I was not aware of the existence of Dolls until I saw a screenshot in The Postal Zone of a 1988 Fangoria. There was just a small photo of the dolls, mention of Stuart Gordon’s name and something about it being an “unheralded gem,” or words to that effect, but a horror movie about killer dolls? Pass, I immediately thought.
I didn’t end up seeing it until the Sci-Fi Channel aired it one afternoon back in the day when they were still marketing themselves as a channel catering to science fiction. I liked it. I ran into it a second time back in early 2005 when Showtime aired it this one time only. Just on the off chance they might be running it widescreen I popped in a VHS tape ready to record it and as luck would have it they did. But I had to wait until the opening credits were over before I knew that for sure. Sometimes cable would run the opening widescreen and then blow it up to full frame right after they were done. I was really shocked Showtime didn’t do this with Dolls. I also knew without a doubt it meant it would be hitting DVD later in the year. Back in the early 2000s, certain channels (TCM, AMC, cable) had a tendency to run remastered movies as a prelude to a DVD release later on. I remember catching a lot of MGM’s Midnite Movies on TV, looking all sweet and tasty and widescreen suddenly, months before they debuted on disc.
It wasn’t until the 2005 DVD of Dolls and hearing the commentary that I learned it had been shot right before Stuart Gordon did From Beyond (1986), but post production on it ran so long because of Dave Allen’s stop motion it ended up getting released after From Beyond. That was revelation #1, then came revelation #2, which was also gleaned from one of the commentaries, that Dolls was shot on the same soundstages as From Beyond. This now explains why that shot of the basement, when the family breaks into the house, always looked so familiar. It’s the same basement Crawford Tillinghast (Jeffery Combs) and Bubba (Ken Foree) tangled with that giant, interdimensional, lamprey eel-thing that ended up sucking all of Tillinghast’s hair off his head and body.
In the movie we get introduced to three separate groups of characters out of which two become the flicks survivors/heroes. And we start off meeting the Bower family first, who are on a vacation in England. You’ve got David Bower (Ian Patrick Williams), the father, Rosemary (Carolyn Purdy Gordon), the classic “wicked stepmother,” and eight-year-old stepdaughter, Judy (Carrie Lorraine). To be honest Judy’s father is a douchebag too. All three get stuck in a sudden thunderstorm and then stuck in their car on this lonely country road. The family chooses this nearby mansion to seek shelter and run into the elderly owners, Gabriel and Hilary Harwicke (Guy Rolf and Hilary Mason). Gabe is a toymaker, specializing in handmade dolls. Hilary is just his creepy wife.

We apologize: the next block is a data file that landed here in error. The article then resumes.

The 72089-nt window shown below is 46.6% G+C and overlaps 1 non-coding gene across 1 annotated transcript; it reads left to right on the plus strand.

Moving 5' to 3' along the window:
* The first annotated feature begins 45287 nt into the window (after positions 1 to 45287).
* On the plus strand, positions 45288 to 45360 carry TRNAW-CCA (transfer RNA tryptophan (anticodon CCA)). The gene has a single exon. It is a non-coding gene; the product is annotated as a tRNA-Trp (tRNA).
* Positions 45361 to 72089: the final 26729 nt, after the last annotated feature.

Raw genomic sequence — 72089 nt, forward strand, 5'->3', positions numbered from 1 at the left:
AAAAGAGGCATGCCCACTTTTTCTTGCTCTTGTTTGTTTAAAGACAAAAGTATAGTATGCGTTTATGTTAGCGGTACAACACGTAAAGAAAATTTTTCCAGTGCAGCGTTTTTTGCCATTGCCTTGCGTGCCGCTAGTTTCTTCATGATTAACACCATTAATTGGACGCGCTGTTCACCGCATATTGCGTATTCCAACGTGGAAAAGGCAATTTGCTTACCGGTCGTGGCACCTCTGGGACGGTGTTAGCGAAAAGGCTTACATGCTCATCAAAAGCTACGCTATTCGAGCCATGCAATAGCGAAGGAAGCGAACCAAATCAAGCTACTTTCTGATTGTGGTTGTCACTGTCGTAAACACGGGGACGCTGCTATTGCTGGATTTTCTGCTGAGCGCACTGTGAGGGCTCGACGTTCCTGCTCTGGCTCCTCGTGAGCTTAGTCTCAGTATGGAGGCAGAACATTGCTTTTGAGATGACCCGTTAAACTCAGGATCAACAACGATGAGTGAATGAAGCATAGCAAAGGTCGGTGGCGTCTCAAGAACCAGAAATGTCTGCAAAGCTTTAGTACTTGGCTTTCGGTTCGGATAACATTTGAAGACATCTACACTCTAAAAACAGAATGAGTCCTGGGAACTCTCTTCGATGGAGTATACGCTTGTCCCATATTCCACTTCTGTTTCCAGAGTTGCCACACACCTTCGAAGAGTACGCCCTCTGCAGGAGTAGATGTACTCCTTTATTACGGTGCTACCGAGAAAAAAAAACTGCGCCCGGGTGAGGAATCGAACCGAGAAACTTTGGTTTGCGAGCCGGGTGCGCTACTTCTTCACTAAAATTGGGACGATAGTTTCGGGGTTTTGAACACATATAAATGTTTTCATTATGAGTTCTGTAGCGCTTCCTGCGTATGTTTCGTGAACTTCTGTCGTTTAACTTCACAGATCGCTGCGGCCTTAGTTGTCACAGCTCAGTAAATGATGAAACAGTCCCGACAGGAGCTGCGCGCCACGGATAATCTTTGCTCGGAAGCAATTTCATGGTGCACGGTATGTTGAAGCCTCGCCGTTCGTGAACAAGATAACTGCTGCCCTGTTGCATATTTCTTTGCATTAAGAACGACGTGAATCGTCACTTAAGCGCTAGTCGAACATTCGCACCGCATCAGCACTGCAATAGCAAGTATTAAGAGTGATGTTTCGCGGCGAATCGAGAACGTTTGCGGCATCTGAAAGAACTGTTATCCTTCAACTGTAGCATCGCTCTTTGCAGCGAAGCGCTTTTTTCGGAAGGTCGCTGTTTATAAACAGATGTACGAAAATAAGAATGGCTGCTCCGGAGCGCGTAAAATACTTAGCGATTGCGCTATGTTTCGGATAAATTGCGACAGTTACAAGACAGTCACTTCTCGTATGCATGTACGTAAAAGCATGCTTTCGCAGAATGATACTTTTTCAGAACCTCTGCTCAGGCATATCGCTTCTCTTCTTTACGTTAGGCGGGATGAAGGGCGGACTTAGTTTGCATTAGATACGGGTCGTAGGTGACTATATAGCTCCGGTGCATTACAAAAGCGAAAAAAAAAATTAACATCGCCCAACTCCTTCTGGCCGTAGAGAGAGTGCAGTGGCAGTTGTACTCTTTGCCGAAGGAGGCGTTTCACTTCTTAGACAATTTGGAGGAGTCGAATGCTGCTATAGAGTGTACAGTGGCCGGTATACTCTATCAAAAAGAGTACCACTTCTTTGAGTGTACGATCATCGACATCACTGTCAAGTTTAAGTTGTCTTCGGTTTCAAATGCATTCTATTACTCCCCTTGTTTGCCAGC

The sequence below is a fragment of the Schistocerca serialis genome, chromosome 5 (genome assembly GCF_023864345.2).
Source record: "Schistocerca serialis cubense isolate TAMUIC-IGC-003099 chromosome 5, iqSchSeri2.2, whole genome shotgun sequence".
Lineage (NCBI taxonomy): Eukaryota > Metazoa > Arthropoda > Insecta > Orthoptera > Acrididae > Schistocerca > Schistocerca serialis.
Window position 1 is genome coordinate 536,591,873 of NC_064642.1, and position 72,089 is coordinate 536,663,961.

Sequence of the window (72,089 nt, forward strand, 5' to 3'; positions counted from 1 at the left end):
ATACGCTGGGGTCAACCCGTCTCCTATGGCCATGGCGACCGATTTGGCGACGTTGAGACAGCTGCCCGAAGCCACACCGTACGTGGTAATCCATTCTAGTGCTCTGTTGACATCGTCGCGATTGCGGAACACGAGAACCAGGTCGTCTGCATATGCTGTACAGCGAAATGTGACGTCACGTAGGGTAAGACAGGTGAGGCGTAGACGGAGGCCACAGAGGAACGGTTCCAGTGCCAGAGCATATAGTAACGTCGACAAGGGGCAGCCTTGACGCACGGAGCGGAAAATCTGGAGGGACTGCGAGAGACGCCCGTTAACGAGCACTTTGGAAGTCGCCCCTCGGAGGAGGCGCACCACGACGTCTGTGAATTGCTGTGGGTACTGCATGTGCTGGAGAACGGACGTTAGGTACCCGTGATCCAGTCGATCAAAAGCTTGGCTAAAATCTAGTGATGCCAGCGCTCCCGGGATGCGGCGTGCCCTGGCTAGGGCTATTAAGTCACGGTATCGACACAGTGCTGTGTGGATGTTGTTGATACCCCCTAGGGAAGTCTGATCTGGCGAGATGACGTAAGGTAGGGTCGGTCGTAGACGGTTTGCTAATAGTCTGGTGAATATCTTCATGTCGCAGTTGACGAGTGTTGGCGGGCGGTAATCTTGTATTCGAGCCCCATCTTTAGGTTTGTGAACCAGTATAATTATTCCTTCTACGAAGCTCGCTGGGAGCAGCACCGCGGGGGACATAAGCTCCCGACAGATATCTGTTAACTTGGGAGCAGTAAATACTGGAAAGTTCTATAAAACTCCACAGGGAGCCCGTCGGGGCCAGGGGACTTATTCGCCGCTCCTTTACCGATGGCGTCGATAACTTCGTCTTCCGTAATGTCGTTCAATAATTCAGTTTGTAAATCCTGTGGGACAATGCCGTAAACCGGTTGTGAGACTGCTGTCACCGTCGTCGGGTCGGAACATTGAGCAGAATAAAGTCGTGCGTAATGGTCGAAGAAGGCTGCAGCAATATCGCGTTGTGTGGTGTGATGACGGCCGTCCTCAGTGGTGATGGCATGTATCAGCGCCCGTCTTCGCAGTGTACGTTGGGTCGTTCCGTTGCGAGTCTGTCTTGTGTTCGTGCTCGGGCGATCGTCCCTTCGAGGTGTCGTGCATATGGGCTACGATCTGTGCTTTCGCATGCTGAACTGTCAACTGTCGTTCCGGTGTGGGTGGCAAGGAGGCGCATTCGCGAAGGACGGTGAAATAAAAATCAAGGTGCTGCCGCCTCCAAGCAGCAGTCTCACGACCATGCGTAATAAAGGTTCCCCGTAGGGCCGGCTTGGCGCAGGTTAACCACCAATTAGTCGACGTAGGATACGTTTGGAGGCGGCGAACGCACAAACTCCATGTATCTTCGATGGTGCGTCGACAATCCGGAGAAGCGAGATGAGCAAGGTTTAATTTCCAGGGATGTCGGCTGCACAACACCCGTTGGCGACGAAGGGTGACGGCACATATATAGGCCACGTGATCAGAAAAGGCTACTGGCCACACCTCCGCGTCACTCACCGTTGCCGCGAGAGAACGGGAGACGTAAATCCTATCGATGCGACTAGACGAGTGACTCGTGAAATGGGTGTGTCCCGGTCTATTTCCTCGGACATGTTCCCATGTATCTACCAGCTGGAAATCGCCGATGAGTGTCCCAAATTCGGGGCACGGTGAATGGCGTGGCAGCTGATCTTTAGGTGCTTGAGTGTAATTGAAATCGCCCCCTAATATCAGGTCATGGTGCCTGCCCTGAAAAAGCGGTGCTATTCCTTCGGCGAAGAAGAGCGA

While they are granted a nightly stay and are having a warm bowl of soup at the kitchen table our final group of characters burst in. Ralph Morris (Stephen Lee) and the two British chicks, Isabel (Bunty Bailey) and Enid (Cassie Stuart), David Bower refused to pick up after the opening credits and almost ran down. Issie and Enid are of the period; very 80s chicks, one dressed punk rockish, the other looking more like a Madonna groupie. Ralph is our hero and still has a soft spot for toys and the memories of them when he was a kid.
We don’t get a sense of the “danger” within this abode until Isabel thinks she can make a quick buck by sneaking about and stealing what she thinks might be expensive antiques in the house. This is where we learn the various dolls seen around the house aren’t exactly inanimate objects. They can walk, stalk and kill . . . oh, and giggle. This isn’t a bloody movie, but there’s some gore dappled here and there, mostly in the death scenes of Izzie and Rosemary.
As the cast gets whittled down Judy father’s, David, becomes the real villain of the movie, while the Hardwicke’s remain a creepy couple but hardly evil. The stop motion effects by David Allen are, as usual, a highlight.
As I mentioned earlier this has gotten a DVD release before in 2005 and is just now making it’s way to blu-ray courtesy of Shout! Factory’s genre sub-label, Scream Factory.
Video/Audio/Subtitles: 1080p 1.85:1 high definition widescreen—5.1 English DTS-HD Master Audio, 2.0 English DTS-HD Master Audio—English subs only. This new transfer is absolutely breathtaking; crisp, colorful and beyond anything its DVD counterpart could ever offer. Audio was excellent too.
All the extras from the DVD were ported over while a new doc was made for the blu-ray:
- New SCREAM FACTORY bonus extra: Toys of Terror: The Making of “Dolls” (38:22)
- Audio Commentary with director Stuart Gordon and writer Ed Naha
- Audio Commentary with cast members Stephen Lee, Ian Patrick Williams, Carolyn Purdy Gordon and Carrie Lorraine
- Storyboard-to-Film Comparison (8:21)
- Theatrical Trailer
- Still Gallery (50 photos)
If someone were to ask me give me two reasons why I should trade in my Dolls DVD for this blu-ray, I’d tell them the new transfer and this short documentary, Toys of Terror: The Making of “Dolls.” Most of the usual suspects are interviewed anew for this like Stuart Gordon and his wife, Carolyn Purdy Gordon, Brian Yuzna, writer Ed Naha, Charles Band, and actor, Ian Patrick Williams, plus new interviews with FX artists, John Vulich and Gabe Bartolas. They talk about how the concept came about, how it came to be filmed before From Beyond, the extra gore they added to it then took out, and some talk of the girls, Bunty Bailey and Cassie Stewart. I had no idea Bunty was that chick in that music video, “Take On Me,” by A-Ha, and that Cassie used to like to regale the cast with stories of her affairs with famous people.
If you’re a fan of this movie, and/or the filmmakers, and you’ve got the funds handy, this is a must upgrade, plain and simple.